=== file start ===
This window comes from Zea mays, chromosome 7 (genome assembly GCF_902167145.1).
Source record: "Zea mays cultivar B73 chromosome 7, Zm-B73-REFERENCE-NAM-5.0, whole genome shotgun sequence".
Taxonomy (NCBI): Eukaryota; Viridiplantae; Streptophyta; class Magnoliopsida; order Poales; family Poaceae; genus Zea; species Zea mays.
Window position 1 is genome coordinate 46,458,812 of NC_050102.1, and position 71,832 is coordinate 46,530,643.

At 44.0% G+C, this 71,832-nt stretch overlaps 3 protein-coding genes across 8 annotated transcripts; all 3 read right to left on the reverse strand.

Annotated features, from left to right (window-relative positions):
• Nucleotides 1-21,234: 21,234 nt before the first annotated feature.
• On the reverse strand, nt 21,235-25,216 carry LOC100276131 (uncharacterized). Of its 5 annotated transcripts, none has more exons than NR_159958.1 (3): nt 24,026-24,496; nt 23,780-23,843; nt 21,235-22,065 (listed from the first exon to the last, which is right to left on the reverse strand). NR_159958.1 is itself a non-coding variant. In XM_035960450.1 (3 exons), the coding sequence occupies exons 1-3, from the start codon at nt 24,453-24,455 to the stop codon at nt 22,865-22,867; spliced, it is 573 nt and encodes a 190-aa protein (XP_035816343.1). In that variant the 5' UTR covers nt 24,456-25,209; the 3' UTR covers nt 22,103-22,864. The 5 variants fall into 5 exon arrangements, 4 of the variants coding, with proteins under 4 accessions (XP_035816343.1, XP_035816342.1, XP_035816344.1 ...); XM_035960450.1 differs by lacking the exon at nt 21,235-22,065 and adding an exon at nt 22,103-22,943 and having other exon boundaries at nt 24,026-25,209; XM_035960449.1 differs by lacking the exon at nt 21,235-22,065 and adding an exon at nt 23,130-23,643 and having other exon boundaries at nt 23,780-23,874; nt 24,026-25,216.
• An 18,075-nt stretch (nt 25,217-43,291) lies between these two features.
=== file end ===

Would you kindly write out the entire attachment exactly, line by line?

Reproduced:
This window comes from Zea mays, chromosome 7 (genome assembly GCF_902167145.1).
Source record: "Zea mays cultivar B73 chromosome 7, Zm-B73-REFERENCE-NAM-5.0, whole genome shotgun sequence".
Taxonomy (NCBI): Eukaryota; Viridiplantae; Streptophyta; class Magnoliopsida; order Poales; family Poaceae; genus Zea; species Zea mays.
Window position 1 is genome coordinate 46,458,812 of NC_050102.1, and position 71,832 is coordinate 46,530,643.

At 44.0% G+C, this 71,832-nt stretch overlaps 3 protein-coding genes across 8 annotated transcripts; all 3 read right to left on the reverse strand.

Annotated features, from left to right (window-relative positions):
• Nucleotides 1-21,234: 21,234 nt before the first annotated feature.
• On the reverse strand, nt 21,235-25,216 carry LOC100276131 (uncharacterized). Of its 5 annotated transcripts, none has more exons than NR_159958.1 (3): nt 24,026-24,496; nt 23,780-23,843; nt 21,235-22,065 (listed from the first exon to the last, which is right to left on the reverse strand). NR_159958.1 is itself a non-coding variant. In XM_035960450.1 (3 exons), the coding sequence occupies exons 1-3, from the start codon at nt 24,453-24,455 to the stop codon at nt 22,865-22,867; spliced, it is 573 nt and encodes a 190-aa protein (XP_035816343.1). In that variant the 5' UTR covers nt 24,456-25,209; the 3' UTR covers nt 22,103-22,864. The 5 variants fall into 5 exon arrangements, 4 of the variants coding, with proteins under 4 accessions (XP_035816343.1, XP_035816342.1, XP_035816344.1 ...); XM_035960450.1 differs by lacking the exon at nt 21,235-22,065 and adding an exon at nt 22,103-22,943 and having other exon boundaries at nt 24,026-25,209; XM_035960449.1 differs by lacking the exon at nt 21,235-22,065 and adding an exon at nt 23,130-23,643 and having other exon boundaries at nt 23,780-23,874; nt 24,026-25,216.
• An 18,075-nt stretch (nt 25,217-43,291) lies between these two features.